Home March - Spring Edition Transforming the Trauma Tree: Recognizing, Reaching and Healing Earliest Trauma

Transforming the Trauma Tree: Recognizing, Reaching and Healing Earliest Trauma

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Spring Issue Articles

 

Kate White, MA,

BCBMT, RCST®, CEIM, SEP, PPNE

 

There is a saying in osteopathy, “As the twig is bent, so grows the tree.” What we mean by that is, if a small tree is somehow affected in its growth sequence, it might follow that growth pattern into its prime. Imagine a young tree affected by wind, weather, or injury, then growing again but at an angle or with a large burl. Seeing humans as trees is a way to talk about prenatal and birth trauma as part of the earliest development of a baby, the root of the tree. The roots form the basis for the rest of the tree, with birth at the ground level, early childhood in the trunk, adolescence in the branches and adulthood in the canopy. In earliest trauma, during the prenatal and perinatal time, we can track layers and sequences connected to these earliest experiences.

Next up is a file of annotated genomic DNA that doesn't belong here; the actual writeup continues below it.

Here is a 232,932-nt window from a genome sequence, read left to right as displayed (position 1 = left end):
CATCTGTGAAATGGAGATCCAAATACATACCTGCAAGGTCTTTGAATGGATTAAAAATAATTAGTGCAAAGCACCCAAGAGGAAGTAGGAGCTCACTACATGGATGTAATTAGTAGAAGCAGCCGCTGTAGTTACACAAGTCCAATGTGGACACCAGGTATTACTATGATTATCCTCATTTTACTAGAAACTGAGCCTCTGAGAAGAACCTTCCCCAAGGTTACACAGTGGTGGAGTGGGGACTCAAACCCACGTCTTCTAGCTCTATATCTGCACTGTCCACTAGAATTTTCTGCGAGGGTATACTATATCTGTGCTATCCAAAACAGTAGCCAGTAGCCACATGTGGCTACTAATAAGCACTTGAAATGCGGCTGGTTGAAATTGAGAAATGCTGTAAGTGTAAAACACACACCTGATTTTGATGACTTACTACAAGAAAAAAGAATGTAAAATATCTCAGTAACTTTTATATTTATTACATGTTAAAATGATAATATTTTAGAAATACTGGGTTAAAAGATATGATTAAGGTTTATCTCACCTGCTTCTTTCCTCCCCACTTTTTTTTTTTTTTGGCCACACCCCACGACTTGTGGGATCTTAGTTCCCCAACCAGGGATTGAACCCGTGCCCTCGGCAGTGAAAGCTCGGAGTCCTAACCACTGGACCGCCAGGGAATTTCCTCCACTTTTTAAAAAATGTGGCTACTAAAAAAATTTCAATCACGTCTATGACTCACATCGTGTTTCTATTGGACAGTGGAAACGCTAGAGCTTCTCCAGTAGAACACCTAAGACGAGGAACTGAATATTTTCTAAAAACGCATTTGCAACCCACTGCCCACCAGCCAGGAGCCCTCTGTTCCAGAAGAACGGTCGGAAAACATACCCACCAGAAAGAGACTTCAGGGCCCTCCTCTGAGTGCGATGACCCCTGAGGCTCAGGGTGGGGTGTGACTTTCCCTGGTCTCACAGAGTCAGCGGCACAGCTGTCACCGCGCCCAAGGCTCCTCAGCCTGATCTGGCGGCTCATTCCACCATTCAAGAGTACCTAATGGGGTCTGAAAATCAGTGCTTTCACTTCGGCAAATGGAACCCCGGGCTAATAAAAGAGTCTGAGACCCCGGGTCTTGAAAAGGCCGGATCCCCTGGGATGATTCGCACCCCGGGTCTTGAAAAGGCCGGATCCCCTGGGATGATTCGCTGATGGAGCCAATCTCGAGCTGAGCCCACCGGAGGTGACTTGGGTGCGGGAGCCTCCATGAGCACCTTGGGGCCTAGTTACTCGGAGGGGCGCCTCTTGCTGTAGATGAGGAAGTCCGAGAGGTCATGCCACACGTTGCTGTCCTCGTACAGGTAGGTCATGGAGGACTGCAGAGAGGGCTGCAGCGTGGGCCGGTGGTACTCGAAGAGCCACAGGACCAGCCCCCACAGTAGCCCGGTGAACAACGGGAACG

The soil around the roots can be labeled as our intergenerational/ transgenerational genetic material. Our ancestors are part of our inheritance. Research has shown that trauma can cross generations such as the impact of famine, war, or natural disaster. Trauma can travel from parent to child in learned behaviors. As you can see in this picture, there are many layers in the prenatal and perinatal period:

  • Conception
  • Implantation
  • Discovery of the pregnancy (the Little One!) 1
  • Prenatal experiences, like twin dynamics
  • Birth experiences, like use of interventions, long or fast births
  • After birth experiences, like separations, stays in the neonatal intensive care
  • Bonding and attachment, are there any ruptures?
  • Parent experiences, like birth trauma or postpartum depression
  • Family experiences, including having little or no support, siblings too close in age